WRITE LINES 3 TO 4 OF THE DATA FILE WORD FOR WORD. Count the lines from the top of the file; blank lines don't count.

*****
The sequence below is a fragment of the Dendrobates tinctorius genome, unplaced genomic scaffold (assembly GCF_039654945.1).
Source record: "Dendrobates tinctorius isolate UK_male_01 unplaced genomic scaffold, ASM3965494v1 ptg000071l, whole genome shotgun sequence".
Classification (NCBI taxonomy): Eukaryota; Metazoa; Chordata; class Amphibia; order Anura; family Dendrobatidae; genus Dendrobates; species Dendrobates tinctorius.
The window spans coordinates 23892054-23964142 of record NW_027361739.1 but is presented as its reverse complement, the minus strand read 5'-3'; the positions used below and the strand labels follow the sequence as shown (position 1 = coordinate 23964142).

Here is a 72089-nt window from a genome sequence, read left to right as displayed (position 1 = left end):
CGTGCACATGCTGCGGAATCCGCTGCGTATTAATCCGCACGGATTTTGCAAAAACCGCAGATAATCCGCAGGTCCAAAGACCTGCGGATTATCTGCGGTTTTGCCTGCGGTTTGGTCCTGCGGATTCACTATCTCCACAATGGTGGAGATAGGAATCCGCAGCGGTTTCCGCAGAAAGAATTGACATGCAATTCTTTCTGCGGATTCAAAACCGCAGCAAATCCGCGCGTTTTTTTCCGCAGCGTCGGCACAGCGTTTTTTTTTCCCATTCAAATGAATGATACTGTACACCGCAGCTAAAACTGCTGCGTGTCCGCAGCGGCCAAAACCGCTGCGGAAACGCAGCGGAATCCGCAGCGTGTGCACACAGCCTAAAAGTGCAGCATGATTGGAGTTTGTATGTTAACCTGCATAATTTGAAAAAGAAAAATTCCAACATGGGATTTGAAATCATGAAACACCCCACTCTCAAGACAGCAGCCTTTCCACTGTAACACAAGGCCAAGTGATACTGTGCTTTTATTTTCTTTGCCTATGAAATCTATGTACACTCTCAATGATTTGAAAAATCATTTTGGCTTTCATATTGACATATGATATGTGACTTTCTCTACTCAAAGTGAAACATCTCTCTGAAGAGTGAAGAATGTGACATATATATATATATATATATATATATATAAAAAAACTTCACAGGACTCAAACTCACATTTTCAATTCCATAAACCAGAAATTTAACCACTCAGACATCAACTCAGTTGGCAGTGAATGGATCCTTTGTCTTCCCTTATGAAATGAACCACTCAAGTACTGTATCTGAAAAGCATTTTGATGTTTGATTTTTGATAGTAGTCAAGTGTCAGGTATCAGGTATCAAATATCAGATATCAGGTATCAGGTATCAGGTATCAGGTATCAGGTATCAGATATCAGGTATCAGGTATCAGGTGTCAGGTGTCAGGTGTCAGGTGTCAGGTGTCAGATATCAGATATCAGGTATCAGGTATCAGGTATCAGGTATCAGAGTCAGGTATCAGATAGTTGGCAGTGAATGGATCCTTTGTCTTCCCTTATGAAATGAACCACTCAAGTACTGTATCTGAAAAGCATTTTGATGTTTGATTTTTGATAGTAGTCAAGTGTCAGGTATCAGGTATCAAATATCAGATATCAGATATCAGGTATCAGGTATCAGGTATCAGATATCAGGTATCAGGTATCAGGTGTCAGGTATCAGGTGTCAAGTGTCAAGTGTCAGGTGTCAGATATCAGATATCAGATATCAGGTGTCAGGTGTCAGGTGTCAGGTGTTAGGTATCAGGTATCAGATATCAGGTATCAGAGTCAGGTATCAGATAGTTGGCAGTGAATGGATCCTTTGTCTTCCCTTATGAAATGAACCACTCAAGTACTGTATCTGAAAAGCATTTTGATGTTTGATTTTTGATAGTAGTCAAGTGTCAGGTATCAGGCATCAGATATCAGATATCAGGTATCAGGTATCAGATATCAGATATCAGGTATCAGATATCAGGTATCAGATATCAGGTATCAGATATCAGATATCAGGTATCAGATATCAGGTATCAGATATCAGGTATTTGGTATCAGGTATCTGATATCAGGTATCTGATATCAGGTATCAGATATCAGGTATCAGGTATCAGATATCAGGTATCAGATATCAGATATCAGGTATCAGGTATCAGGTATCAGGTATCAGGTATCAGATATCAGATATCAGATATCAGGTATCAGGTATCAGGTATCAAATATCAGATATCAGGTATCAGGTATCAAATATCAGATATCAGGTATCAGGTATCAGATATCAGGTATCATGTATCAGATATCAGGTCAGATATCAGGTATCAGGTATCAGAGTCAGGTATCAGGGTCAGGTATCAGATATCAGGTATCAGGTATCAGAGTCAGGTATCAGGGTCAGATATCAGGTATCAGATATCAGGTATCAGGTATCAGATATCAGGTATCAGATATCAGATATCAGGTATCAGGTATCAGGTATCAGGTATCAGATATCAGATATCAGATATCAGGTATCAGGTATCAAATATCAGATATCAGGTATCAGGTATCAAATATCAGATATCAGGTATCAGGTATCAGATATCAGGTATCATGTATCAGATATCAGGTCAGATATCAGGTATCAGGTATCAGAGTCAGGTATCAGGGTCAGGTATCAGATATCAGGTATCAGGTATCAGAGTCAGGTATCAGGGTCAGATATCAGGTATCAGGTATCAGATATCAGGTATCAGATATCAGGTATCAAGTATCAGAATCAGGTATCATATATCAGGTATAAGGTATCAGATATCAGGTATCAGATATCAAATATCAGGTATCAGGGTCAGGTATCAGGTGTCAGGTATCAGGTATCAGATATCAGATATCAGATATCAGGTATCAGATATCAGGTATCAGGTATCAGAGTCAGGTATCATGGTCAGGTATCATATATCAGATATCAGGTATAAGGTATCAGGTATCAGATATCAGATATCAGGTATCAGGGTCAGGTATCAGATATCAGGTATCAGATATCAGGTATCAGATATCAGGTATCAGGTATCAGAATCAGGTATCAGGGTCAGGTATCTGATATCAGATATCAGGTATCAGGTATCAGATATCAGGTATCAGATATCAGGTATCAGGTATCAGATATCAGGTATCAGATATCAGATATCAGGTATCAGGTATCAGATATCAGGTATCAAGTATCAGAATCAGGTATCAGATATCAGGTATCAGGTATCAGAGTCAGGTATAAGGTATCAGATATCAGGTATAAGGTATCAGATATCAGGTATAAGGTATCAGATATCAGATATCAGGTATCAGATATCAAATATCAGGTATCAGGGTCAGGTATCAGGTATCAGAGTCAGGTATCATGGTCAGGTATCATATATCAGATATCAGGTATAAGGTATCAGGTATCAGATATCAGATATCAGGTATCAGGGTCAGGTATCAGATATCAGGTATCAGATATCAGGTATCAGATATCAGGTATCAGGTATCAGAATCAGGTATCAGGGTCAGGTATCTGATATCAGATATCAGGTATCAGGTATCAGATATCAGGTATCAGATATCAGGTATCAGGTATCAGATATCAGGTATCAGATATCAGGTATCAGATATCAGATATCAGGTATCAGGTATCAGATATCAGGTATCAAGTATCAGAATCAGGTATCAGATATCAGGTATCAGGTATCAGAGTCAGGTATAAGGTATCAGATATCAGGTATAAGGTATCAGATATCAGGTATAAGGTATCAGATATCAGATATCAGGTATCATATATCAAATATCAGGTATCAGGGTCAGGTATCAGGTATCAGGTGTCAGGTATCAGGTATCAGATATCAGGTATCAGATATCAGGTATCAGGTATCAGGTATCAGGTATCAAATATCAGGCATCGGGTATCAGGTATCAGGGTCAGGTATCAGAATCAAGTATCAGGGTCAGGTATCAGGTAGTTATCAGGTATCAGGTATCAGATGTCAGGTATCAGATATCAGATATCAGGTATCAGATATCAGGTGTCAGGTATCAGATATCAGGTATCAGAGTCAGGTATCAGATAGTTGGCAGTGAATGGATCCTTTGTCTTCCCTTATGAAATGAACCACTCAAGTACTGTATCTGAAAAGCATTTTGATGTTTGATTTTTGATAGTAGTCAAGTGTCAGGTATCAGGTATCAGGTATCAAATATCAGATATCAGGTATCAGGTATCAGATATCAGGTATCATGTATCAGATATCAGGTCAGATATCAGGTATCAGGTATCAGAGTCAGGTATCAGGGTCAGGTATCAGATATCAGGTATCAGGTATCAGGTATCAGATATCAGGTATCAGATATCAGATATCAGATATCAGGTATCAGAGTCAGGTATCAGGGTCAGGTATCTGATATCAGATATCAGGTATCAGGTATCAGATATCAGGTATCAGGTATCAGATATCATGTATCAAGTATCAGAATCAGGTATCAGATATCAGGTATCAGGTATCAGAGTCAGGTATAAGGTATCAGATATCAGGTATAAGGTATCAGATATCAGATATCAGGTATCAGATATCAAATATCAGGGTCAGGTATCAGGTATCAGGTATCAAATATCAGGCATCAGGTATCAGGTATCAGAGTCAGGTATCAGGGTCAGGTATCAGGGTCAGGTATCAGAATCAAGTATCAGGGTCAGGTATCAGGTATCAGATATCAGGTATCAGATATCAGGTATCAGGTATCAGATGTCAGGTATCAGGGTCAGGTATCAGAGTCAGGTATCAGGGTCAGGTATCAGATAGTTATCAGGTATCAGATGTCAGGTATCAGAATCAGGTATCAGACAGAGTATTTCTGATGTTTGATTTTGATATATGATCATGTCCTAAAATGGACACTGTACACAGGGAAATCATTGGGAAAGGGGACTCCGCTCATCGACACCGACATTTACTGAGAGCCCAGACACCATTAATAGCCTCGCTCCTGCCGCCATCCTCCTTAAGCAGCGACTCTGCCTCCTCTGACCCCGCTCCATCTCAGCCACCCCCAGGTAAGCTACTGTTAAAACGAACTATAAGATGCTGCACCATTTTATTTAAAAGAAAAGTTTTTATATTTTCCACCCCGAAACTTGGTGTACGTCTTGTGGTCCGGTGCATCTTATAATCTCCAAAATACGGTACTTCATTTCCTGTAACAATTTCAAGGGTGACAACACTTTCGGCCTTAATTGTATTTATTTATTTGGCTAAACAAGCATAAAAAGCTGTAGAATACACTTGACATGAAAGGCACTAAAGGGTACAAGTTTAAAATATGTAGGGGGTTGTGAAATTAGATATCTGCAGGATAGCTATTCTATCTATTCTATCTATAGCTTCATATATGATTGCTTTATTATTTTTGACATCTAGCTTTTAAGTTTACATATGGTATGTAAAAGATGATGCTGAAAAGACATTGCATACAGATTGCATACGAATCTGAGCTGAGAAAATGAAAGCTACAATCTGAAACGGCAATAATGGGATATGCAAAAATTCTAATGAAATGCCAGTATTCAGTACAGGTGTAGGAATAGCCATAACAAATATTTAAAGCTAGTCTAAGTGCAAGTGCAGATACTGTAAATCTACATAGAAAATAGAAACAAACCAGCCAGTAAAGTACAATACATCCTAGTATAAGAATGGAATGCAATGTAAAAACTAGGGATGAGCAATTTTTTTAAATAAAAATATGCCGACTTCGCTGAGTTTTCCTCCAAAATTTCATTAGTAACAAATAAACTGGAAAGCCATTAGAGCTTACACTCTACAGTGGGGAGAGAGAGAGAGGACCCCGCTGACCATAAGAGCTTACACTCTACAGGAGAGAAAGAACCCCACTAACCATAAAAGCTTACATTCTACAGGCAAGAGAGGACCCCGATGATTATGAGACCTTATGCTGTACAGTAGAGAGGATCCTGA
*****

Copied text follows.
Classification (NCBI taxonomy): Eukaryota; Metazoa; Chordata; class Amphibia; order Anura; family Dendrobatidae; genus Dendrobates; species Dendrobates tinctorius.
The window spans coordinates 23892054-23964142 of record NW_027361739.1 but is presented as its reverse complement, the minus strand read 5'-3'; the positions used below and the strand labels follow the sequence as shown (position 1 = coordinate 23964142).